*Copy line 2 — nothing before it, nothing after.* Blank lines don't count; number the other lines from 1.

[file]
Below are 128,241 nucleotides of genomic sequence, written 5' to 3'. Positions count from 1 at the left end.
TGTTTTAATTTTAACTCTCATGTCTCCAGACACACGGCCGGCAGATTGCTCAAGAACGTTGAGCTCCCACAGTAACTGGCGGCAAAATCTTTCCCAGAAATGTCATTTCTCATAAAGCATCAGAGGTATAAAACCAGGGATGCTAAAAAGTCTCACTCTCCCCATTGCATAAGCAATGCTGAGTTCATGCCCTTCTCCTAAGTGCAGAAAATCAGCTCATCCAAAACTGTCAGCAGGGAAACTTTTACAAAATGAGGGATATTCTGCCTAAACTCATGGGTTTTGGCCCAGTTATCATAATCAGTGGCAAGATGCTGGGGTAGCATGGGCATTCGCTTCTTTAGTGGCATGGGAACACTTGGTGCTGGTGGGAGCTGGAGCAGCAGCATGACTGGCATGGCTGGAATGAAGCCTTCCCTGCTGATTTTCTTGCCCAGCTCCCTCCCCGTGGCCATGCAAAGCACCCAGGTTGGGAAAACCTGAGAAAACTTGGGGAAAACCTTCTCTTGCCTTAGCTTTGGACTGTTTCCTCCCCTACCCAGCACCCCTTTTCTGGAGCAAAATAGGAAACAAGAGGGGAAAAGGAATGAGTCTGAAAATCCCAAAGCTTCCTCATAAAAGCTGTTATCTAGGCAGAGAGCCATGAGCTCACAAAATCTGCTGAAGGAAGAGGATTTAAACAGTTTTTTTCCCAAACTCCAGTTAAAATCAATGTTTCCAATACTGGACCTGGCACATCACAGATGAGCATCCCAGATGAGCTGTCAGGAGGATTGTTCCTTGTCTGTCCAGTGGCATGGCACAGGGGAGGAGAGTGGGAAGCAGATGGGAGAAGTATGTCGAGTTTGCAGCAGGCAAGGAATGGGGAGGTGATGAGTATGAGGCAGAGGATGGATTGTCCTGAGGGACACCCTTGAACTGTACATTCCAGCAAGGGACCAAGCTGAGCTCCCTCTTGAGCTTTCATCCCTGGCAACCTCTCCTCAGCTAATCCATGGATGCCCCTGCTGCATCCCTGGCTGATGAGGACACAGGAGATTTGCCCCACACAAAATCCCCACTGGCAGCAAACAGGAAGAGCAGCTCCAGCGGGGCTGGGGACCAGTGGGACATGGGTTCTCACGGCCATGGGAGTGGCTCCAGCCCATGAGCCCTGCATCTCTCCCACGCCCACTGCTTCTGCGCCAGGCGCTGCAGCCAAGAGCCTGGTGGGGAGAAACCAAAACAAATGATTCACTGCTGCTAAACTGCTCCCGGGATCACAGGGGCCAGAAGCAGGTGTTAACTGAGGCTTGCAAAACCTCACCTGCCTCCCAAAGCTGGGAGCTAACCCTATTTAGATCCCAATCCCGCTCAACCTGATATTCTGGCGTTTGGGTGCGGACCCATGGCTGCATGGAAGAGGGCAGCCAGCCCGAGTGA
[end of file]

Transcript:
TGTTTTAATTTTAACTCTCATGTCTCCAGACACACGGCCGGCAGATTGCTCAAGAACGTTGAGCTCCCACAGTAACTGGCGGCAAAATCTTTCCCAGAAATGTCATTTCTCATAAAGCATCAGAGGTATAAAACCAGGGATGCTAAAAAGTCTCACTCTCCCCATTGCATAAGCAATGCTGAGTTCATGCCCTTCTCCTAAGTGCAGAAAATCAGCTCATCCAAAACTGTCAGCAGGGAAACTTTTACAAAATGAGGGATATTCTGCCTAAACTCATGGGTTTTGGCCCAGTTATCATAATCAGTGGCAAGATGCTGGGGTAGCATGGGCATTCGCTTCTTTAGTGGCATGGGAACACTTGGTGCTGGTGGGAGCTGGAGCAGCAGCATGACTGGCATGGCTGGAATGAAGCCTTCCCTGCTGATTTTCTTGCCCAGCTCCCTCCCCGTGGCCATGCAAAGCACCCAGGTTGGGAAAACCTGAGAAAACTTGGGGAAAACCTTCTCTTGCCTTAGCTTTGGACTGTTTCCTCCCCTACCCAGCACCCCTTTTCTGGAGCAAAATAGGAAACAAGAGGGGAAAAGGAATGAGTCTGAAAATCCCAAAGCTTCCTCATAAAAGCTGTTATCTAGGCAGAGAGCCATGAGCTCACAAAATCTGCTGAAGGAAGAGGATTTAAACAGTTTTTTTCCCAAACTCCAGTTAAAATCAATGTTTCCAATACTGGACCTGGCACATCACAGATGAGCATCCCAGATGAGCTGTCAGGAGGATTGTTCCTTGTCTGTCCAGTGGCATGGCACAGGGGAGGAGAGTGGGAAGCAGATGGGAGAAGTATGTCGAGTTTGCAGCAGGCAAGGAATGGGGAGGTGATGAGTATGAGGCAGAGGATGGATTGTCCTGAGGGACACCCTTGAACTGTACATTCCAGCAAGGGACCAAGCTGAGCTCCCTCTTGAGCTTTCATCCCTGGCAACCTCTCCTCAGCTAATCCATGGATGCCCCTGCTGCATCCCTGGCTGATGAGGACACAGGAGATTTGCCCCACACAAAATCCCCACTGGCAGCAAACAGGAAGAGCAGCTCCAGCGGGGCTGGGGACCAGTGGGACATGGGTTCTCACGGCCATGGGAGTGGCTCCAGCCCATGAGCCCTGCATCTCTCCCACGCCCACTGCTTCTGCGCCAGGCGCTGCAGCCAAGAGCCTGGTGGGGAGAAACCAAAACAAATGATTCACTGCTGCTAAACTGCTCCCGGGATCACAGGGGCCAGAAGCAGGTGTTAACTGAGGCTTGCAAAACCTCACCTGCCTCCCAAAGCTGGGAGCTAACCCTATTTAGATCCCAATCCCGCTCAACCTGATATTCTGGCGTTTGGGTGCGGACCCATGGCTGCATGGAAGAGGGCAGCCAGCCCGAGTGA